Everyone knows initial public offerings can flood company coffers with cash, make people wealthy, and based on my experience in investment banking, I often get asked the following question by middle-market and growth-company business owners: “Should I take my company public?”
Fact is, in recent years being public has become much tougher as a result of increased regulations requiring tremendous disclosure and compliance with the Sarbanes-Oxley Act as well as other rules and regulations. For public companies, keeping up with compliance requirements alone can cost hundreds of thousands of dollars per year. Moreover, the required disclosure could give information to your competitors that you might not want them to have. So, as you would do with any major business decision, you should carefully weigh the pros and cons to make sure this is the right step for you as well as your company.
Here is some general advice I have found to help business owners as they begin to navigate these important questions.
Although the decision-making process that precipitates a business going public is thorough and multifaceted, it can generally be boiled down to one or more of these four considerations: to raise cash for general or specific business purposes to spur growth; to have a public currency for acquisitions; to provide liquidity for current shareholders; and to use the public currency and options to recruit, incentivize and retain employees.
Never miss a local story.
There also are other intangible but equally valuable benefits, such as credibility.
A successful public offering is considered a major milestone and achievement for a company. It can create a sense of corporate stability and strength. An IPO, particularly if it gets positive media coverage, also can create good “conversational capital” for companies in terms of putting them in the limelight and making them more top-of-mind among key audiences. Depending on the type of company you own, this could be very good for your business.
A Deloitte survey conducted by OnResearch, a market research firm, polled 509 executives from March through April 2014 at U.S. mid-sized companies about their expectations and plans for becoming more competitive in today’s economic environment. Of these, 8 percent said they were likely to go public in the next 12 months (twice the number recorded in the fall) and cited the following reasons for doing so: broader exposure for their brands and products (36 percent); the cost-effectiveness of equity capital (35 percent); the desire to provide liquidity for owners (34 percent); and the need for capital to fuel growth (33 percent).
According to the survey, the most common reason private companies would want to stay privately owned is the need to control or have greater flexibility in spending, which was cited by almost three-quarters of the respondents. Other reasons for wanting to stay privately owned include: the size of the organization (too small to consider an IPO); the desire to keep financial information private; and concerns about compliance with the strict regulatory requirements of being public.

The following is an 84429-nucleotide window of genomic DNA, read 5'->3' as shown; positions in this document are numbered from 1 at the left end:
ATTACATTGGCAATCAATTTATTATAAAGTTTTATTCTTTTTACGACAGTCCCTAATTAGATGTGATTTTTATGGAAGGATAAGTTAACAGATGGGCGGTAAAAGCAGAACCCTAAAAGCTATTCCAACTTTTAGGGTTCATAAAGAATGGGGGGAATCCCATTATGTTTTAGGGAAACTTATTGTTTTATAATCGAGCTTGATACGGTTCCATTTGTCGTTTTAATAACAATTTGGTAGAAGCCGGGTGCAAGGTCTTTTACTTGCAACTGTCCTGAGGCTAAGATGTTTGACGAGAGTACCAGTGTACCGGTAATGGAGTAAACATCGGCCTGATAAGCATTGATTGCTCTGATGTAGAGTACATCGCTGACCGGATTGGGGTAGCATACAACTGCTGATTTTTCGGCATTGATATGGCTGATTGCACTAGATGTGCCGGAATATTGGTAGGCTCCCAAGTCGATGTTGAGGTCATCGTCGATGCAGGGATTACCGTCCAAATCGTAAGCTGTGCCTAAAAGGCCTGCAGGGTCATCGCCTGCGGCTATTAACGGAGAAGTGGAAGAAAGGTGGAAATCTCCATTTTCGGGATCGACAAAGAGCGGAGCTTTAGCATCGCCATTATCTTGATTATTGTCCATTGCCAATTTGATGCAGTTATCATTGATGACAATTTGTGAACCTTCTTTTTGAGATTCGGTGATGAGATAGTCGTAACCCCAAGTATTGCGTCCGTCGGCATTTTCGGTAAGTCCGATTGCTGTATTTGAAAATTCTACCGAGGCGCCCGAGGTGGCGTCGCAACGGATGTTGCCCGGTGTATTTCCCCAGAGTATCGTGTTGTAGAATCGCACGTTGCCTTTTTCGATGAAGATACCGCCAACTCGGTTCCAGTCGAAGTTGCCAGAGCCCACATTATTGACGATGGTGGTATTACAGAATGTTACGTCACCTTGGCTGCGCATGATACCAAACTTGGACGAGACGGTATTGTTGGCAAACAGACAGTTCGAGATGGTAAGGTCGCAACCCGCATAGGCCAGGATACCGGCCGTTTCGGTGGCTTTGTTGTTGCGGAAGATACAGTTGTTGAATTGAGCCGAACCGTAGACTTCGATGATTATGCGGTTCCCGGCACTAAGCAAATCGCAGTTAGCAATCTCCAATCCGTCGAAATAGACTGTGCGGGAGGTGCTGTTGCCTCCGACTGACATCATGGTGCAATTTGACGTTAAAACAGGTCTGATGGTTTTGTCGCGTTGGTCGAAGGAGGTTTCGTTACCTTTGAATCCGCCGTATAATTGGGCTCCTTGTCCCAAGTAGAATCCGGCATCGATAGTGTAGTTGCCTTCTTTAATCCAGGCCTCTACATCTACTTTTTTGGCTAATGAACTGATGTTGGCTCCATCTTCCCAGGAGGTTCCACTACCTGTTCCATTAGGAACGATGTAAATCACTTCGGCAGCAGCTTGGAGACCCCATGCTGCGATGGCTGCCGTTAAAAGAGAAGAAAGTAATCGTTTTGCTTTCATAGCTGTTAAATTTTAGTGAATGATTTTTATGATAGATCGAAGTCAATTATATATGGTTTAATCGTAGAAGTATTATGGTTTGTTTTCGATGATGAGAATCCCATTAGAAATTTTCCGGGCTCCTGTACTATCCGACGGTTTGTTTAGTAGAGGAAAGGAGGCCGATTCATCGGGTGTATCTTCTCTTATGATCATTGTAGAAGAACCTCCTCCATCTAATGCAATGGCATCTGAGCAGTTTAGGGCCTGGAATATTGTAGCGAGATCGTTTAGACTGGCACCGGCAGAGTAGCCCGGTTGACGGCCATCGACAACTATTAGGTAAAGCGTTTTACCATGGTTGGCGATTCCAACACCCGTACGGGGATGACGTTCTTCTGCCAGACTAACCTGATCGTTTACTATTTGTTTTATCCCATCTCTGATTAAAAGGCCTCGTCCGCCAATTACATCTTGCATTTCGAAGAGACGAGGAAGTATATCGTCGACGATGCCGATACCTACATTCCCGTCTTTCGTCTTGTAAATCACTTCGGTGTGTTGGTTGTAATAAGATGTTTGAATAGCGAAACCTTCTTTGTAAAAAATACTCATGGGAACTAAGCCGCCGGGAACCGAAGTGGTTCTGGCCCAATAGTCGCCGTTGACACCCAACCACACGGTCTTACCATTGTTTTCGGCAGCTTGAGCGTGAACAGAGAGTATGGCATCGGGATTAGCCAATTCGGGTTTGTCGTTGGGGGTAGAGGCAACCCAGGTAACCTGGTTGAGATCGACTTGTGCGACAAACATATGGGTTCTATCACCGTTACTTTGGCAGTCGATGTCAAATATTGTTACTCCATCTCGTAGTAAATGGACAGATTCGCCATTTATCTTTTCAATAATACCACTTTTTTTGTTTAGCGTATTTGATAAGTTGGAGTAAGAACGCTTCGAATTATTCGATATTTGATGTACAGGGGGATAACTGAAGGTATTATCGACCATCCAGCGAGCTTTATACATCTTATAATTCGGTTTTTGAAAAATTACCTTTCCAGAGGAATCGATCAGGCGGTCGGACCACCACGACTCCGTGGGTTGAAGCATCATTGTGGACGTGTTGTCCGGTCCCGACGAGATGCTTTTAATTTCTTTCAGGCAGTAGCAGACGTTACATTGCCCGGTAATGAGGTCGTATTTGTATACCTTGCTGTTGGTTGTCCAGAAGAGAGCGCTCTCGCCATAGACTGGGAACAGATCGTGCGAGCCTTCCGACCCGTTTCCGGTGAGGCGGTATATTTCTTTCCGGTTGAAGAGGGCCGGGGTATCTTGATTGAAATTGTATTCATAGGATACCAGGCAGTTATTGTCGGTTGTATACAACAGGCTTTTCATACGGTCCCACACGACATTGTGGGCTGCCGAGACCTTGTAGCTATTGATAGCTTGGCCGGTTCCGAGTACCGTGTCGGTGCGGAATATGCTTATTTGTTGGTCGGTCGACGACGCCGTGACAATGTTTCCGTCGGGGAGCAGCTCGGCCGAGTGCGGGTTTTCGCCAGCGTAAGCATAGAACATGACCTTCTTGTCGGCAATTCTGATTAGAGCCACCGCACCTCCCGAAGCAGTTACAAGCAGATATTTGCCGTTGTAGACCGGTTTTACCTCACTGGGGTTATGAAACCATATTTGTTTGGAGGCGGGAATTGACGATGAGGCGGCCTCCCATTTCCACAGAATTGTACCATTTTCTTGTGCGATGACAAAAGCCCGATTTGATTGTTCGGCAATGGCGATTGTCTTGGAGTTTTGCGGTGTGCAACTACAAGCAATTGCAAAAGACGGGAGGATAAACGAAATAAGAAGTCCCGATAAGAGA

How do companies go public? Though there are other avenues, companies go public primarily through an IPO or by merging with an existing company in a reverse merger. In some cases, this can be accomplished through a shell company that may or may not have cash, although that may not be the preferred way to go depending on the circumstances. Every situation is different, so it’s up to the parties to confirm whether they are getting the value they are looking for and whether there is a liquid market for stock of the company.
Bear in mind, there are all sizes of underwriters, and not every business goes public through firms like Goldman Sachs or Citigroup. Many notable middle-market investment banking firms have similar expertise for smaller offerings, such as Ladenburg Thalmann, with headquarters in Miami, Noble Investments in Boca Raton, and Maxim or Aegis Capital Corp. in New York City, to name a few.
Each might look at different size offerings and each may have a different industry focus.
While the costs of going public are as voluminous and complex as the reasons, a few stand out as unavoidable and considerable expenses. Chief among those are legal expenses, accounting fees and investment banking fees as well as the internal costs of manpower. Many of these costs are ongoing. So in addition to the upfront costs of going public, there are costs of staying public that businesses incur when they make this transition. The rigors of the IPO regulatory process require tremendous disclosure and require much time and attention. The costs of staying in compliance can easily run from several hundred thousand to more than a million dollars per year in additional expenses.
With this in mind, it’s crucial that companies approach going public with a clear picture and realistic expectations. In an ideal world, companies should spend time working with a financial advisor with experience in public offerings to evaluate the offering options that might be available as well as the most appropriate parties to consider working with. There is no linear path to a public offering, but intelligent planning and forethought can make navigating the process more manageable for companies of any size and help ensure they minimize the obstacles and maximize the benefits.
James Cassel is co-founder and chairman of Cassel Salpeter & Co., LLC, an investment-banking firm with headquarters in Miami that works with middle-market companies. www.casselsalpeter.com. He can be reached at email@example.com.